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meaning, visual access to

Subject Linguistics

DOI: 10.1111/b.9780631214816.1999.x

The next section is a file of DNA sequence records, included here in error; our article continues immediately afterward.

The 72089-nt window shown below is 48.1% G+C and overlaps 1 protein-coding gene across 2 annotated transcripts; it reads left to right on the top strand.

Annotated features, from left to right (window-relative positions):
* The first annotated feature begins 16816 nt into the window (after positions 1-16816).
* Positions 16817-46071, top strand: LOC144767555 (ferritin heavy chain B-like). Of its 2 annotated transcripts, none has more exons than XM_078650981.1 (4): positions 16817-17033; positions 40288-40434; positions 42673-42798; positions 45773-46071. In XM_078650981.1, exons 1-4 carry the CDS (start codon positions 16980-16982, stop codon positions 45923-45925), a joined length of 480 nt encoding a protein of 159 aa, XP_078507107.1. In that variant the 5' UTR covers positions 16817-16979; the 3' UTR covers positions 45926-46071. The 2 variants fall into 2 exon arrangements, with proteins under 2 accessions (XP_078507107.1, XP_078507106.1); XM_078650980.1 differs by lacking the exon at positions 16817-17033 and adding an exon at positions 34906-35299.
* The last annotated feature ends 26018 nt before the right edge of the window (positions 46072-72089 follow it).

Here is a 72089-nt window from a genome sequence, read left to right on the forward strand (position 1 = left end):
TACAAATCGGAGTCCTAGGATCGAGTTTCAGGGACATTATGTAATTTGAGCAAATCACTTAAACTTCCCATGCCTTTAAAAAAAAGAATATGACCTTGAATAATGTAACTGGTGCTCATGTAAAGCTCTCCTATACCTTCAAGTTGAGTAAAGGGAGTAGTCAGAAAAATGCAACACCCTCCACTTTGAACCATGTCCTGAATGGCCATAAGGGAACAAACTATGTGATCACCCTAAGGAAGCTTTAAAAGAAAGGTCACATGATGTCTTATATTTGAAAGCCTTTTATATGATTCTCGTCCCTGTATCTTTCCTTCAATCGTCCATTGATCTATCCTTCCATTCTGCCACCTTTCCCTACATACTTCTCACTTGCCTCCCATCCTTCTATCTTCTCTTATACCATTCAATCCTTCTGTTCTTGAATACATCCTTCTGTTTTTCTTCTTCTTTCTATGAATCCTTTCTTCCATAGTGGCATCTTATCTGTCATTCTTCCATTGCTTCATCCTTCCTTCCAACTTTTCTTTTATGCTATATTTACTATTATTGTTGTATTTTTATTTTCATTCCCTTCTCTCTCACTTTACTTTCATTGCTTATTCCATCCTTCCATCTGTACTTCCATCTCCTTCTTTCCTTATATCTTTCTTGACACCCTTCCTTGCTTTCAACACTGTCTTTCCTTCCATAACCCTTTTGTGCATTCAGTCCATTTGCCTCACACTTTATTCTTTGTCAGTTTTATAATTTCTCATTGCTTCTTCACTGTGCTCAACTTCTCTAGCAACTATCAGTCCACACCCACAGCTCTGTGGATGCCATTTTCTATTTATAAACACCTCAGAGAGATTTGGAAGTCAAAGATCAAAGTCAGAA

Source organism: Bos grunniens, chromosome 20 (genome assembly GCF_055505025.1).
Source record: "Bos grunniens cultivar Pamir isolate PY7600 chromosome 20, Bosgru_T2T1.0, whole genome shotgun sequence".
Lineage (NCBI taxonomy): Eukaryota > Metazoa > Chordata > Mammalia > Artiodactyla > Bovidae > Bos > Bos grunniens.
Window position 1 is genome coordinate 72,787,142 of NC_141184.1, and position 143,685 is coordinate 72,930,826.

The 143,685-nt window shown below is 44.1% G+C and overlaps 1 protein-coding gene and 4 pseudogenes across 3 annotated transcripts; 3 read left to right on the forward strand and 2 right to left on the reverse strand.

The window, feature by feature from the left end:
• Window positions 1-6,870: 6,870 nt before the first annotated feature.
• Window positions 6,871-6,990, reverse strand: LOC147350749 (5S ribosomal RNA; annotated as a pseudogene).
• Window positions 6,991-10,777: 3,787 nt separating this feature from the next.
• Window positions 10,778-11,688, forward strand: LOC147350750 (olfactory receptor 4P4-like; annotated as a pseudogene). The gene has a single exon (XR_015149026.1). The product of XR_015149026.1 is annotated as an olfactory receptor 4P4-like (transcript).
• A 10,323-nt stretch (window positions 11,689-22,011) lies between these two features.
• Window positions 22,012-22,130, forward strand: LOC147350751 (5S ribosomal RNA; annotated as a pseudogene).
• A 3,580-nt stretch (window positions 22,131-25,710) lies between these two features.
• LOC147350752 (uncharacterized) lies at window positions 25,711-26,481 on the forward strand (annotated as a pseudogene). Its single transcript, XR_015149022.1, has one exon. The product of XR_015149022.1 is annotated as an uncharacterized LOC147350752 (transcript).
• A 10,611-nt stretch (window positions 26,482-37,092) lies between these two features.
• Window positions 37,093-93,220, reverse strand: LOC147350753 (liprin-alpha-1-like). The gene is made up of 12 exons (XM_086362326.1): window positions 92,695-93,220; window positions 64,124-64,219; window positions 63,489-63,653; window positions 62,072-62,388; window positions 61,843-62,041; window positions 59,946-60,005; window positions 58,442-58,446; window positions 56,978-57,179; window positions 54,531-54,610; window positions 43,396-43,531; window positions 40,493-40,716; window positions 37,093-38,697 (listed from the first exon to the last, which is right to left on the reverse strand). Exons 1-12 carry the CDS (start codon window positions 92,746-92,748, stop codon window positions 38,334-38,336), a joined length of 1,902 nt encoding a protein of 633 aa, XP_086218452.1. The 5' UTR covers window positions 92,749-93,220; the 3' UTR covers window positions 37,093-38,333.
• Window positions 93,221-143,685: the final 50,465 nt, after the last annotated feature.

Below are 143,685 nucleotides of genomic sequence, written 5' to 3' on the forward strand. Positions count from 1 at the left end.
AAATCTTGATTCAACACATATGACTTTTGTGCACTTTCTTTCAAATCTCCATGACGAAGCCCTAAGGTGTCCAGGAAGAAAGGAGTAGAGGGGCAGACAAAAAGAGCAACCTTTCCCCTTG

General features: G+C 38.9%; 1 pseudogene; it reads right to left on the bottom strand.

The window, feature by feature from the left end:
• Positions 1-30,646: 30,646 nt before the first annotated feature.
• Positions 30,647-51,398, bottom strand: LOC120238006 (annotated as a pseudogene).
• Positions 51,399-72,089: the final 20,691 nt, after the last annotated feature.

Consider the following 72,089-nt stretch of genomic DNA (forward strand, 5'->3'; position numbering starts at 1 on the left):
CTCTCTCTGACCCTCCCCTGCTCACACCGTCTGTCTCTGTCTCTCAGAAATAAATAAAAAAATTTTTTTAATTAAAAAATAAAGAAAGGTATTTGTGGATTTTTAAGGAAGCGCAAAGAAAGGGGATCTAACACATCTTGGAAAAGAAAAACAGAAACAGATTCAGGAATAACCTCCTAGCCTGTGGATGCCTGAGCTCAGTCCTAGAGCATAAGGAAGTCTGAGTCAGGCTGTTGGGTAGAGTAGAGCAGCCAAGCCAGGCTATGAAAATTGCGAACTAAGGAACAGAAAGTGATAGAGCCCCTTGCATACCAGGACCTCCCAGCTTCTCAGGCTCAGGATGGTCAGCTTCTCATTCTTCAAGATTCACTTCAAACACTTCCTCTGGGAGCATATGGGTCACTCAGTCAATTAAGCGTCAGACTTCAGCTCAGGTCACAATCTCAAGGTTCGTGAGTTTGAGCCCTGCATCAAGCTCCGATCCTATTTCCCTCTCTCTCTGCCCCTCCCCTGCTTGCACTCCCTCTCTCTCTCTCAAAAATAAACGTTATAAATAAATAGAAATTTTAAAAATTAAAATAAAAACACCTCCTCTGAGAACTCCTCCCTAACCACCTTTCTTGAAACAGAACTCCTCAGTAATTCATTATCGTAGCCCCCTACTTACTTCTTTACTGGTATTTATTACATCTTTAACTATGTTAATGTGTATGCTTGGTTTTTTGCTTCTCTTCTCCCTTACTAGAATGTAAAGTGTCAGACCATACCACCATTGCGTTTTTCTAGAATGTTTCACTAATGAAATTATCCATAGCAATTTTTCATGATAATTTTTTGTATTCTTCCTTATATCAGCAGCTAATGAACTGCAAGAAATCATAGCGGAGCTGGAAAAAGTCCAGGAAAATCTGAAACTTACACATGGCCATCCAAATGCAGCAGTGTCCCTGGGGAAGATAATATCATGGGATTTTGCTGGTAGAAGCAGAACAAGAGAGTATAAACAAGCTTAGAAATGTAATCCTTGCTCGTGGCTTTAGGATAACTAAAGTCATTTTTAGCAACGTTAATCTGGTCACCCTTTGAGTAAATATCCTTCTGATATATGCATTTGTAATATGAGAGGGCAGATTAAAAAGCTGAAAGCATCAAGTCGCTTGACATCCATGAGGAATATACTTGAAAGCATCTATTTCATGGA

The principal function of all writing is to convey linguistic meaning, but writing systems vary greatly in how they encode meaning. In a purely phonetic transcription, access to meaning is mediated through sound representation, while a purely ideographic notation bypasses representation of sounds, encoding concepts instead. Actual writing systems belong to neither of these ‘pure’ categories, but are located somewhere along a continuum which ranges from sound-centred to meaning-centred. An example of the former is serbo -C roatian writing with its closely phonemic alphabetic system, whereas the latter is exemplified by characters in chinese scripts which consist of mutually disambiguating components, one indicating sound and the other meaning. Other ancient systems such as Egyptian and Sumerian cuneiform, in order to help interpret phonetically written words, make use of semantic key signs called determinatives . In contradistinction to Chinese, these are written separately rather than as components of logograms. The Semitic consonant scripts , too, include a strong element of semantic coding, since there is a high degree of orthographic similarity between semantically related words. The written representation of words as C roots in unvocalized texts makes direct access to meaning feasible. Other sound-centred writing systems also afford direct visual access to meaning by a ... log in or subscribe to read full text

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